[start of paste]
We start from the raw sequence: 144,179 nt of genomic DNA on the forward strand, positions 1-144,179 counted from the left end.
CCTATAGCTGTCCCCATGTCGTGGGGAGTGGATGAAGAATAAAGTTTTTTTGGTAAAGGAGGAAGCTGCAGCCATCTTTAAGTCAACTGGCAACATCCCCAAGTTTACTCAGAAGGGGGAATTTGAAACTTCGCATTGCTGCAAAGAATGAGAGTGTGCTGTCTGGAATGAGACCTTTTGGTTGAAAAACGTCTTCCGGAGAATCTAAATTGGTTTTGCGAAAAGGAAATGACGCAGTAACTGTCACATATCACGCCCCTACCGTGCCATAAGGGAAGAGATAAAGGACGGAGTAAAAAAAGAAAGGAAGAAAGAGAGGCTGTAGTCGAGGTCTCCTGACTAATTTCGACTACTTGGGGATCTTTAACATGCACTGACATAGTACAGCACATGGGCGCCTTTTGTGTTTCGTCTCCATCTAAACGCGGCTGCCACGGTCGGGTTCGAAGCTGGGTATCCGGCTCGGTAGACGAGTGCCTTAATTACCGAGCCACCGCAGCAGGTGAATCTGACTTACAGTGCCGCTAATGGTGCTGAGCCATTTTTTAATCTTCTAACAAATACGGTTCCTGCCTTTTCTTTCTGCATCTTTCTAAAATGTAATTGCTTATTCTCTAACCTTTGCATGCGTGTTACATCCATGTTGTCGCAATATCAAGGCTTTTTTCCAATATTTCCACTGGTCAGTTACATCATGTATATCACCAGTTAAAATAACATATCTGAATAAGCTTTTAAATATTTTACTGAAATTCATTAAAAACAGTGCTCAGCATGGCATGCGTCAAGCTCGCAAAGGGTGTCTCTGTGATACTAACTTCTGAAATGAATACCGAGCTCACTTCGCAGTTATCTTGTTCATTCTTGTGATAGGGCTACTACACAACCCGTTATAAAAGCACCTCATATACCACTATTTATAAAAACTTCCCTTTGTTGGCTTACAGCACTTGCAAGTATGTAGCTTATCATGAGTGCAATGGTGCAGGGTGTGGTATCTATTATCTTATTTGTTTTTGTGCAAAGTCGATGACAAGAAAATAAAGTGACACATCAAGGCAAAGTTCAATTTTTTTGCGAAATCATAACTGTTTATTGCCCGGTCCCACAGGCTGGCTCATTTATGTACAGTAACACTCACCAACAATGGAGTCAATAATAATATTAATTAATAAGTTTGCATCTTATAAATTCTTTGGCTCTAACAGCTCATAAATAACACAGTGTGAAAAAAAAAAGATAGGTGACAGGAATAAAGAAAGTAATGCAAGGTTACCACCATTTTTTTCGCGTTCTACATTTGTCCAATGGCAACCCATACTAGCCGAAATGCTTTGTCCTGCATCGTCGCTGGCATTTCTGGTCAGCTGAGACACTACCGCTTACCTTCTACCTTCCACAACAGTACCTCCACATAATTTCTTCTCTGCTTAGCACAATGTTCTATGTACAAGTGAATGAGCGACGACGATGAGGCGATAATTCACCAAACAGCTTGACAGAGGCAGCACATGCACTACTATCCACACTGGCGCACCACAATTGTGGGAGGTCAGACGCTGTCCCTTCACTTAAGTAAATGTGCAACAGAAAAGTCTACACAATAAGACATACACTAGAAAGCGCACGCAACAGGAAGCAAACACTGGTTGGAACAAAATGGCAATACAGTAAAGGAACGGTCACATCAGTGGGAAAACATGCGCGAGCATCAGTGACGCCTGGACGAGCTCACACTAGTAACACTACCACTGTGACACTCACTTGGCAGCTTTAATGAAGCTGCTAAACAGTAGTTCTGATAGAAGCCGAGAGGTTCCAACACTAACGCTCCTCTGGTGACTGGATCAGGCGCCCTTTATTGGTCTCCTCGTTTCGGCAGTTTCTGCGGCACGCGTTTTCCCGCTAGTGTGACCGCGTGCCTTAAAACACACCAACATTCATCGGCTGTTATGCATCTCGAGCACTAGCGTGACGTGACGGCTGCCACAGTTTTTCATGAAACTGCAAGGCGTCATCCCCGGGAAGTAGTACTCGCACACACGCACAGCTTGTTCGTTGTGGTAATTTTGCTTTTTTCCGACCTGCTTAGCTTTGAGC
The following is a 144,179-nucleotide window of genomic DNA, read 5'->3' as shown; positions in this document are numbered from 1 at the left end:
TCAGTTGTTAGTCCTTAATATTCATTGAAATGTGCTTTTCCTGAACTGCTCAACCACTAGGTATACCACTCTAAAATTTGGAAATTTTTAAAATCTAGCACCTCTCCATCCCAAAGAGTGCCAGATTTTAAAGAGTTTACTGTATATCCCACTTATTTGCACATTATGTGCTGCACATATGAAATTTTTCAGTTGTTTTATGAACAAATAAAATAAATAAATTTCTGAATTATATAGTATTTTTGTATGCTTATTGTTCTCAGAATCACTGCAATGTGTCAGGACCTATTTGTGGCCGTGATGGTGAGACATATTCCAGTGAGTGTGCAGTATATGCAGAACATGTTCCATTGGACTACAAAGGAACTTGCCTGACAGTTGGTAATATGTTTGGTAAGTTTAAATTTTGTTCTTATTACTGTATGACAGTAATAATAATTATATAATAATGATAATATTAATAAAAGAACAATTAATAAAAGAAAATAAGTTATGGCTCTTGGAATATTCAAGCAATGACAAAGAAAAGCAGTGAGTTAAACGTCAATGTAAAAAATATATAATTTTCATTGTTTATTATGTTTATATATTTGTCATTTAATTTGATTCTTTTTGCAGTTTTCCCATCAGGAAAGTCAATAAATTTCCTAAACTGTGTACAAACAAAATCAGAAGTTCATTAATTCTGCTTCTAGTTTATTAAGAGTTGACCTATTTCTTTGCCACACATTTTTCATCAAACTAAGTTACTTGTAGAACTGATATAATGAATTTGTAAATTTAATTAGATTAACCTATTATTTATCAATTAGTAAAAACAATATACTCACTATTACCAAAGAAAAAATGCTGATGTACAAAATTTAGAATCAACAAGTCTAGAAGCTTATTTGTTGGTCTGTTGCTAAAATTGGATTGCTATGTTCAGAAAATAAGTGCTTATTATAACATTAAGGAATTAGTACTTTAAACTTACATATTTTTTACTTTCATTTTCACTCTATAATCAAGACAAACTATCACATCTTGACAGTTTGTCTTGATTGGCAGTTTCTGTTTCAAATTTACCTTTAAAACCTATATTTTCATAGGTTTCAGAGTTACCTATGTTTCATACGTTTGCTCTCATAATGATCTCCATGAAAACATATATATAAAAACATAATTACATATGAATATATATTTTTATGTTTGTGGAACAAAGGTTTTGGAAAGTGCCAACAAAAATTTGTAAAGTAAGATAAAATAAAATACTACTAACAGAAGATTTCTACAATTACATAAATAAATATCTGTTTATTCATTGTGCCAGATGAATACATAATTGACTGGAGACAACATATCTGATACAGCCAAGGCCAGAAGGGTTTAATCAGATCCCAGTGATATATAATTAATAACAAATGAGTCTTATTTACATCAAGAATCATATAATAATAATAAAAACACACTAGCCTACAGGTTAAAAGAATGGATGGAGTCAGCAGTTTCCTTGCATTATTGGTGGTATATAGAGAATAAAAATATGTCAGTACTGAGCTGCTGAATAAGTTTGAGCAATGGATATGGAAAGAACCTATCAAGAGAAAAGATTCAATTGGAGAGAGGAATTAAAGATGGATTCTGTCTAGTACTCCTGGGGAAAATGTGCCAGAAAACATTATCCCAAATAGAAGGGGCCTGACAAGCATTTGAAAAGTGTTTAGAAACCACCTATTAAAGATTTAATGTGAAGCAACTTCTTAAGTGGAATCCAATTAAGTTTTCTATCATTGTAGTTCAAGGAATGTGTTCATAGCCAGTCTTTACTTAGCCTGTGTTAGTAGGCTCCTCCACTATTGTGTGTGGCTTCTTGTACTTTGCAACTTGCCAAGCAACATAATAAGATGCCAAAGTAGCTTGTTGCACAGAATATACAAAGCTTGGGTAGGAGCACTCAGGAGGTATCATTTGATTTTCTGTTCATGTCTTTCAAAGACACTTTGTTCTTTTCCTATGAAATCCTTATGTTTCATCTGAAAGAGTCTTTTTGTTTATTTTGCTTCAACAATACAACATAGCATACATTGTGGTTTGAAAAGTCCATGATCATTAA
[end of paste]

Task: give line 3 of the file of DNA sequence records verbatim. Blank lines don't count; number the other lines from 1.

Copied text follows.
The following is a 144,179-nucleotide window of genomic DNA, read 5'->3' as shown; positions in this document are numbered from 1 at the left end: